The Gliders will next meet Great Britain, who was defeated 54-48 by unbeaten hosts Japan, on Saturday, August 28 (9:30 pm AEST).
Great Britain ‘hot-to-trot’ in dressage competition
With the first medals on offer in equestrian, Great Britain stamped their authority by picking up a third of them.
Lee Pearson got the ball rolling for the Brits in the Grade II individual dressage test. His score of 76.265 was enough for a first-place finish, ahead of Austrian rider Pepo Puch (73.441) and teammate Georgia Wilson (72.765), who claimed bronze.
Great Britain also secured a silver in the Grade V individual dressage test, where Sophie Wells (74.405) finished behind Belgian Michele George’s gold-medal-winning score of 76.524.
Sanne Voets of the Netherlands took out the final available gold with a score of 76.585 in the Grade IV individual dressage test final.
Australia’s highest place for the day came through Amelia White who finished eighth in the Grade V event
Australians bounce into table tennis finals
Three Australian’s have qualified for the finals of their respective Para-table tennis singles competitions.
Li Na Lei’s come from behind 3-1 win over South Korean Kun-Hea Kim has resulted in a top place finish in group B of the Women’s C9 singles. With the result, Lei has booked a place in Saturday’s semi-finals.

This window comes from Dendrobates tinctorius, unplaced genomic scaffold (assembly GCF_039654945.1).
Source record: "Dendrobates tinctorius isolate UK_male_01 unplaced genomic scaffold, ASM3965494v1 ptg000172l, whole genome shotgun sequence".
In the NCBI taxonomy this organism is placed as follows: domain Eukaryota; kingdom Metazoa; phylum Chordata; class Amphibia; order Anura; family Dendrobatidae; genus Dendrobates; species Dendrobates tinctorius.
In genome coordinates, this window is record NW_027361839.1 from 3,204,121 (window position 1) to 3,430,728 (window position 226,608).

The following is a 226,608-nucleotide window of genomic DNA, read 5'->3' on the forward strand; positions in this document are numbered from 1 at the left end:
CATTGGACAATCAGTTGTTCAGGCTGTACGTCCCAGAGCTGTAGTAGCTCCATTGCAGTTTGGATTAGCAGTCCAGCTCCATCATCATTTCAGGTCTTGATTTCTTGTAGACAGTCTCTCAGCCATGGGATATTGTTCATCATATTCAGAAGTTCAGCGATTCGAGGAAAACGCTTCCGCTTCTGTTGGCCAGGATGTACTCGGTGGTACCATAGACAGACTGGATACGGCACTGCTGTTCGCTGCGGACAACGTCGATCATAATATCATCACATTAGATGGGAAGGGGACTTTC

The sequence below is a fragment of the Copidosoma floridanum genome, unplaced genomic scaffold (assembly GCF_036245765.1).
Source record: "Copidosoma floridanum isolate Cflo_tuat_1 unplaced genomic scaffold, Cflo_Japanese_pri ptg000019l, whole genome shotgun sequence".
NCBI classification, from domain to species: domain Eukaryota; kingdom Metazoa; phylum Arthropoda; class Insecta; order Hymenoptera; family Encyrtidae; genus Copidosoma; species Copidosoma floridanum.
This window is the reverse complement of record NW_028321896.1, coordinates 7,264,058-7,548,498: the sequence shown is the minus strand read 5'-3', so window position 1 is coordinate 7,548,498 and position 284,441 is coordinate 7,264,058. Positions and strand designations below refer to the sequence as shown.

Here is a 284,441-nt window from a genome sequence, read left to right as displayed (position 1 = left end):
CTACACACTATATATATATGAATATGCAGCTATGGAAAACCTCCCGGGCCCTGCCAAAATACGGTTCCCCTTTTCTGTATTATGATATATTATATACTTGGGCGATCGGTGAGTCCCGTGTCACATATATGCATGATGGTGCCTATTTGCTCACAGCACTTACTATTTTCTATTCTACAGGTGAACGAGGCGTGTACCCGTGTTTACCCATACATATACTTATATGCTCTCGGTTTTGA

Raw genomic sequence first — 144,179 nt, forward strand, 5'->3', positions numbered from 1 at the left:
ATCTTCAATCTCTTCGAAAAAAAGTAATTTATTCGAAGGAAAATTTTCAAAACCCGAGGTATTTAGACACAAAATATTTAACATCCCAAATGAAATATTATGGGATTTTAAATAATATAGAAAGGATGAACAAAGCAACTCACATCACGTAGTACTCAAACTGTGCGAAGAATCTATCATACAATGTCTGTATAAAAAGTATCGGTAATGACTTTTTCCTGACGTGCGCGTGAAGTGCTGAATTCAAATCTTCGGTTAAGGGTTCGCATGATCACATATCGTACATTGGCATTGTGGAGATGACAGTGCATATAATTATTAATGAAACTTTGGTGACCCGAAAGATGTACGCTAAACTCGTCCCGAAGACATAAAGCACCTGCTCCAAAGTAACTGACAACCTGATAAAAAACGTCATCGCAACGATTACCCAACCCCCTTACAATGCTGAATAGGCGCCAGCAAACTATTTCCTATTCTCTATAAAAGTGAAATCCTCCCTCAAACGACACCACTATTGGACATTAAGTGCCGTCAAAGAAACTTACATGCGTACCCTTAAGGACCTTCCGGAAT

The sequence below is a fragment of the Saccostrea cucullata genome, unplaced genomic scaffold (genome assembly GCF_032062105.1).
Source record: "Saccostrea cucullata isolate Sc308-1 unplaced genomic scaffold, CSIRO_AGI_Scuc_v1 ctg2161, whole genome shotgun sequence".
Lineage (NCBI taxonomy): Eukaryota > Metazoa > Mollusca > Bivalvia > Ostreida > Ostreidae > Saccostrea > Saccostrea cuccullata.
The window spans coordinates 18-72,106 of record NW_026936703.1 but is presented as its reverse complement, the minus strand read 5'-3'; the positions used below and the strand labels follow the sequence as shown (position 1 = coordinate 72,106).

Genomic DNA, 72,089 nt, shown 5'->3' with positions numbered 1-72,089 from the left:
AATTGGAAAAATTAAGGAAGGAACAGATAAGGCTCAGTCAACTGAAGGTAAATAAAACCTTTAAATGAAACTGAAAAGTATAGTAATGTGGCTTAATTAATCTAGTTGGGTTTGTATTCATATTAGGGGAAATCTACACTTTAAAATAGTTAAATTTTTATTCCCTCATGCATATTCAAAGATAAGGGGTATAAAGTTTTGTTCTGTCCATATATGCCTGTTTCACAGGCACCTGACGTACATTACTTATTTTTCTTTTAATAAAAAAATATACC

After a 3-0 triumph over Joshua Stacey of Great Britain on day one, four-time Paralympic champion Ma Lin continued his dominance of Men’s C9 group C.
Further, 3-0 wins against Mohamed Kalem of Italy (11-4, 11-6, 11-9) and Malaysian Chaoming Chee (11-5, 11-6, 11-7) secured his advancement to the quarter-finals.
Lin will now meet Ukraine’s Lev Kats on Friday, August 27 (9 pm AEST).
In Women’s C6 singles action, Rebecca Julian’s 3-0 defeat of Egypt’s Hanaa Ahmed Hammad (11-6, 11-7, 11-3) also booked a quarter-final berth.
Awaiting her is Maliak Alieva of the RPC on Friday, August 27 (7:40 pm AEST).
If the first two days have been entertaining, then a tidal wave of action is on offer on day three. Athletics, judo, archery and wheelchair tennis all commence, while wheelchair rugby, wheelchair basketball and goalball will all start to reach the pointy end of their group stages.